TrueCrypt has shut down: Alternatives

By on May 31, 2014 9:41:02 AM from JoeUser Forums JoeUser Forums

DrJBHL

Join Date 04/2002
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Because MS has ended support for XP (unless you’re the IRS), the devs of TrueCrypt has ended development of its software. When this notification came out, the wisely suspicious of hackers surfaced, but it’s true…TrueCrypt is dead. You can still get it, but it’s digitally signed with the warning (SourceForge). It will allow you to decrypt your encrypted files/disk, but you won’t be able to encrypt new files. The warning has instructions on how to move to MS’s BitLocker services.

There are alternatives. One is PGPDisk (Symantec $110).

Free tools? DiskCryptor, Tomb,  and a list you can obtain here.

You can also use the integrated support for encryption in Vista, 7, and 8.

So…if you’re using TrueCrypt whether “the end” is true or false, You should probably migrate to another encryption software.

Source:

http://securitywatch.pcmag.com/security/324131-truecrypt-shut-down-what-to-use-now-to-encrypt-your-data

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May 31, 2014 3:06:54 PM from Elemental Forums Elemental Forums

TrueCrypt was about providing a safe alternative that you could be reasonably sure NSA and cronies hadn't touched. Why would they recommend bitlocker? Makes no sense to me.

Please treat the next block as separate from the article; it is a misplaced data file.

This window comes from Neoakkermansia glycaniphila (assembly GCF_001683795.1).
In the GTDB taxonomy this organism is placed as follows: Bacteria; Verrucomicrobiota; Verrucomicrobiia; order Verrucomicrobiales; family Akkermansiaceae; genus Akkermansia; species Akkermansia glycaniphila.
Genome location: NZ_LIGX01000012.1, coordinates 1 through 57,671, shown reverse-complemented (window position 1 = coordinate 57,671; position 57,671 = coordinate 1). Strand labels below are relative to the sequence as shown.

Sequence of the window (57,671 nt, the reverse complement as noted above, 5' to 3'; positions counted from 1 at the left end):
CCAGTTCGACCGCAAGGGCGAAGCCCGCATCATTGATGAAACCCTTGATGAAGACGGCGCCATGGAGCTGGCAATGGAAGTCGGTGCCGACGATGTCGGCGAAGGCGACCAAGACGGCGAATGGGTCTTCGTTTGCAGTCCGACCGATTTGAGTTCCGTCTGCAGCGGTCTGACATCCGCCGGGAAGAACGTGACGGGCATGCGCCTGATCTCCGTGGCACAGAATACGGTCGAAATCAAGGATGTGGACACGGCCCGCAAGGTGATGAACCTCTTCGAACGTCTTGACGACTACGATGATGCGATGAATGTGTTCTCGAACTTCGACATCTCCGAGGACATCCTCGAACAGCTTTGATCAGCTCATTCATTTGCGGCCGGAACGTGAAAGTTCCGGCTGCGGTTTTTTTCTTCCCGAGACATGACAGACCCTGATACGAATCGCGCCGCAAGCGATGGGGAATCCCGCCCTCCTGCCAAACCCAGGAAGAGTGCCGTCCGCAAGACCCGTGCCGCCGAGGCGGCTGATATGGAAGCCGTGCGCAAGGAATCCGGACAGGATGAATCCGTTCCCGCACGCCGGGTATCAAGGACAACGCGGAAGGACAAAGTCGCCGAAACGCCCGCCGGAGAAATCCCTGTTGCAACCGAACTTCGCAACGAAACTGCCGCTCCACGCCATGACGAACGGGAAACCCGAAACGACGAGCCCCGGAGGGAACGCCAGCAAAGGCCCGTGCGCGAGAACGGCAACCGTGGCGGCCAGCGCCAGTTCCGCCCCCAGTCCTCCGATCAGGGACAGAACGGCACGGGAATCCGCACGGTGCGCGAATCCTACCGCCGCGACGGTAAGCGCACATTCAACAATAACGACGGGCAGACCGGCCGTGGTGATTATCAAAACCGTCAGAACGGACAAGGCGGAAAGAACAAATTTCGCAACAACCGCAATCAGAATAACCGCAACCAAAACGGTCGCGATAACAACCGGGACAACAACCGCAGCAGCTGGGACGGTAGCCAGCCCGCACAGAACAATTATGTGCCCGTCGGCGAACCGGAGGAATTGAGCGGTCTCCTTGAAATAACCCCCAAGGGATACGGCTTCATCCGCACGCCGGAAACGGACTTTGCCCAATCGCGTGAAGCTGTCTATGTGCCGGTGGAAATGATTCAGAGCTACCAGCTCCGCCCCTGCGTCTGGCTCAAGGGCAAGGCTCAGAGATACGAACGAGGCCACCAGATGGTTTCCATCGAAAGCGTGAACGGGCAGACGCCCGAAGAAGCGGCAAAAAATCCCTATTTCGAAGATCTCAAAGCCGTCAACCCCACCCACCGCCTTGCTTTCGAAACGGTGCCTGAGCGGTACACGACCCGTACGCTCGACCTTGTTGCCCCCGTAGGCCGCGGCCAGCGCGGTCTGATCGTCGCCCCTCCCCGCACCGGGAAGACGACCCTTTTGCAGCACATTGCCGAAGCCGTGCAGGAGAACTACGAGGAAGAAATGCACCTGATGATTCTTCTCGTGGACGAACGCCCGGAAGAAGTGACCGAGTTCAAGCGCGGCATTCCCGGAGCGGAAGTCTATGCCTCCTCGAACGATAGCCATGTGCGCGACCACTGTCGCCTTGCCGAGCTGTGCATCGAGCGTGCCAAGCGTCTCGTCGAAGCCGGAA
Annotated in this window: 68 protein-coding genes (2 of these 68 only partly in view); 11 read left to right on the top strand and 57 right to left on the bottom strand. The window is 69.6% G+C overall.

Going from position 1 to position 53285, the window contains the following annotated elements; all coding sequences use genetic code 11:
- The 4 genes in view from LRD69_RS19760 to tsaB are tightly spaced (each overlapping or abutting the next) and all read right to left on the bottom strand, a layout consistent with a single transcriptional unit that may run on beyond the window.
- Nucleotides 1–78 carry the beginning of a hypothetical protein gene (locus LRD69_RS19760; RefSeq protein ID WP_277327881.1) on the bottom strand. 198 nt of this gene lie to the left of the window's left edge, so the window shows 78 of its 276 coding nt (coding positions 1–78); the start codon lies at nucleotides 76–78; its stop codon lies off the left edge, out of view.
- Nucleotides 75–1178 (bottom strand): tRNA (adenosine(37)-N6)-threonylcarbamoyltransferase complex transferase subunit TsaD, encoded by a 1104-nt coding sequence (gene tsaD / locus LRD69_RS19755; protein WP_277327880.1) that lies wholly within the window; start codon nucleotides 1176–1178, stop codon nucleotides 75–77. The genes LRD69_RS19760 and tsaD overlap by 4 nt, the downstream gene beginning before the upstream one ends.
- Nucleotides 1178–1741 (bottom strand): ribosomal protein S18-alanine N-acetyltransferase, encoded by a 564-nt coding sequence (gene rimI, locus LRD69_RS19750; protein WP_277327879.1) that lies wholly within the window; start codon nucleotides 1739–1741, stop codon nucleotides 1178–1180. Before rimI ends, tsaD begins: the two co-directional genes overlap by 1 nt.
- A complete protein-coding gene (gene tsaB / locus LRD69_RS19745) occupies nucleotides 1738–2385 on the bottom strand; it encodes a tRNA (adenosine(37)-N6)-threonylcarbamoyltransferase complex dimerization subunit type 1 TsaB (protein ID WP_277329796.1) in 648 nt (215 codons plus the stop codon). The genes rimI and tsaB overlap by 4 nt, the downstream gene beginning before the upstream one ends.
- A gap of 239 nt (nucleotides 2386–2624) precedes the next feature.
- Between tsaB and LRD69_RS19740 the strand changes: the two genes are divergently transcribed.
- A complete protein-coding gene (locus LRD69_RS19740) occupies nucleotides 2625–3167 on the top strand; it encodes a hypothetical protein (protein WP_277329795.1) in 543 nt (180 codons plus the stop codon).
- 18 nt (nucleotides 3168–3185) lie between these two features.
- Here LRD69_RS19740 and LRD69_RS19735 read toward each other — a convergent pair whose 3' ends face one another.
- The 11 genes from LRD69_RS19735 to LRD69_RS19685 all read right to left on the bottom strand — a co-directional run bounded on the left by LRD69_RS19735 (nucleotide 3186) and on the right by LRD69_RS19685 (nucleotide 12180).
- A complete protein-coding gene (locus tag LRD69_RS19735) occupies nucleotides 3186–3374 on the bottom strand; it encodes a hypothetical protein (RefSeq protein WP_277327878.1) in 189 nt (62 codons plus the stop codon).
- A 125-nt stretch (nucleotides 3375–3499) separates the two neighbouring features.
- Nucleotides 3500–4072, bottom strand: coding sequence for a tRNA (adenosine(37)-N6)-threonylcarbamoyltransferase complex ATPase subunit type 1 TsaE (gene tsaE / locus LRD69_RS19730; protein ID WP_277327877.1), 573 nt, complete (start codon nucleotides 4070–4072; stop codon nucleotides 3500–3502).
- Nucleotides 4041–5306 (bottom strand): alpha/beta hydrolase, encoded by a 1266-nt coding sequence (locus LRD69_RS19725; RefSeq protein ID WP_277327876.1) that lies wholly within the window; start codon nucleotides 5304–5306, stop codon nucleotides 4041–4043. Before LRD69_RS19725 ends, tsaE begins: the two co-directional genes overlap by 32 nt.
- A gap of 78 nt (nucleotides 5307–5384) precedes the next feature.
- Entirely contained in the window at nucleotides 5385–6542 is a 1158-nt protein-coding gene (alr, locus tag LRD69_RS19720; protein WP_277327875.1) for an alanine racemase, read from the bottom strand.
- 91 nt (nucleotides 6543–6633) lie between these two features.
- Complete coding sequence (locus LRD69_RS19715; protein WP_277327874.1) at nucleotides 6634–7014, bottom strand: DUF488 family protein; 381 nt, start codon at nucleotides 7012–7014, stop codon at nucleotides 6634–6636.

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May 31, 2014 3:41:21 PM from JoeUser Forums JoeUser Forums

My system is encrypted with TC already.  Would it not continue to function and be adequate as long as I have the password?  I'm not clear why I would need to change to something like DiskCryptor, unless what TC's announcement means is that my existing encryption is vulnerable.

Reviewed the tute video on DiskCryptor, BTW, and it's actually an easier setup than TC was.  If I were to decide to change to DiskCryptor, I assume the system would need to be decrypted first.

 

Thanks for the post, Doc.

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May 31, 2014 3:42:29 PM from WinCustomize Forums WinCustomize Forums

Quoting Heavenfall,

TrueCrypt was about providing a safe alternative that you could be reasonably sure NSA and cronies hadn't touched. Why would they recommend bitlocker? Makes no sense to me.

 

yeah, their farewell message is so absurd that it looks suspicious.

i'd rather recommend to use the previous version of TrueCrypt and avoid updating. it is probably too secure for it's own good. :/

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May 31, 2014 3:50:34 PM from WinCustomize Forums WinCustomize Forums

Quoting Daiwa,

My system is encrypted with TC already.  Would it not continue to function and be adequate as long as I have the password?  I'm not clear why I would need to change to something like DiskCryptor, unless what TC's announcement means is that my existing encryption is vulnerable.